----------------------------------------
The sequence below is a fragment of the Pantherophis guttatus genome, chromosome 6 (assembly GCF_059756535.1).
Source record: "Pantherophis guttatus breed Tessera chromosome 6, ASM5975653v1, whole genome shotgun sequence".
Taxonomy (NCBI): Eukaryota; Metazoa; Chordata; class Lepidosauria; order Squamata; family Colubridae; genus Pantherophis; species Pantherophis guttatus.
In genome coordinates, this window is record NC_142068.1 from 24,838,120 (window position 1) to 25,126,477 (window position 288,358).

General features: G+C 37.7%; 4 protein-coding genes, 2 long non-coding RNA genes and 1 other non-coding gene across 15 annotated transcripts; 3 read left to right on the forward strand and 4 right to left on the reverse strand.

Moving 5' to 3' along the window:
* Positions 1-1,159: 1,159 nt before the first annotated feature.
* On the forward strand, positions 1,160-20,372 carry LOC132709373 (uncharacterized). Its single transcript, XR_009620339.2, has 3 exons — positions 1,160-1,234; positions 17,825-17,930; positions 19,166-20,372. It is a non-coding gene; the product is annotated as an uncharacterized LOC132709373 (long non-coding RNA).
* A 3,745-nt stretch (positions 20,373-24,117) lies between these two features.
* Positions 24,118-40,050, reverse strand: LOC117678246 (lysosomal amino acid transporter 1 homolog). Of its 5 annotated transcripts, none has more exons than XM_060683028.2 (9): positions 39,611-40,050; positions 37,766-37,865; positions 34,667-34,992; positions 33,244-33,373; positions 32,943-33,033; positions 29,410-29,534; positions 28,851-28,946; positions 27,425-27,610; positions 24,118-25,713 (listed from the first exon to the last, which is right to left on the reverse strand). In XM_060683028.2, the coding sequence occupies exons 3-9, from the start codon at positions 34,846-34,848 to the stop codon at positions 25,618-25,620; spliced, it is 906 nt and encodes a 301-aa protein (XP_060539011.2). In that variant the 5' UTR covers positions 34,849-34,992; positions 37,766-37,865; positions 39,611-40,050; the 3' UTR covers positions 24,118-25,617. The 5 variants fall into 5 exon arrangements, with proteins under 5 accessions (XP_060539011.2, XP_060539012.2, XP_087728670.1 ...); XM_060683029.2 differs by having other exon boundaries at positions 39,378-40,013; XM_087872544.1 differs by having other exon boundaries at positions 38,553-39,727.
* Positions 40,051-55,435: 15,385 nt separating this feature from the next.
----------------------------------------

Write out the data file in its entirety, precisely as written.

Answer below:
The sequence below is a fragment of the Pantherophis guttatus genome, chromosome 6 (assembly GCF_059756535.1).
Source record: "Pantherophis guttatus breed Tessera chromosome 6, ASM5975653v1, whole genome shotgun sequence".
Taxonomy (NCBI): Eukaryota; Metazoa; Chordata; class Lepidosauria; order Squamata; family Colubridae; genus Pantherophis; species Pantherophis guttatus.
In genome coordinates, this window is record NC_142068.1 from 24,838,120 (window position 1) to 25,126,477 (window position 288,358).

General features: G+C 37.7%; 4 protein-coding genes, 2 long non-coding RNA genes and 1 other non-coding gene across 15 annotated transcripts; 3 read left to right on the forward strand and 4 right to left on the reverse strand.

Moving 5' to 3' along the window:
* Positions 1-1,159: 1,159 nt before the first annotated feature.
* On the forward strand, positions 1,160-20,372 carry LOC132709373 (uncharacterized). Its single transcript, XR_009620339.2, has 3 exons — positions 1,160-1,234; positions 17,825-17,930; positions 19,166-20,372. It is a non-coding gene; the product is annotated as an uncharacterized LOC132709373 (long non-coding RNA).
* A 3,745-nt stretch (positions 20,373-24,117) lies between these two features.
* Positions 24,118-40,050, reverse strand: LOC117678246 (lysosomal amino acid transporter 1 homolog). Of its 5 annotated transcripts, none has more exons than XM_060683028.2 (9): positions 39,611-40,050; positions 37,766-37,865; positions 34,667-34,992; positions 33,244-33,373; positions 32,943-33,033; positions 29,410-29,534; positions 28,851-28,946; positions 27,425-27,610; positions 24,118-25,713 (listed from the first exon to the last, which is right to left on the reverse strand). In XM_060683028.2, the coding sequence occupies exons 3-9, from the start codon at positions 34,846-34,848 to the stop codon at positions 25,618-25,620; spliced, it is 906 nt and encodes a 301-aa protein (XP_060539011.2). In that variant the 5' UTR covers positions 34,849-34,992; positions 37,766-37,865; positions 39,611-40,050; the 3' UTR covers positions 24,118-25,617. The 5 variants fall into 5 exon arrangements, with proteins under 5 accessions (XP_060539011.2, XP_060539012.2, XP_087728670.1 ...); XM_060683029.2 differs by having other exon boundaries at positions 39,378-40,013; XM_087872544.1 differs by having other exon boundaries at positions 38,553-39,727.
* Positions 40,051-55,435: 15,385 nt separating this feature from the next.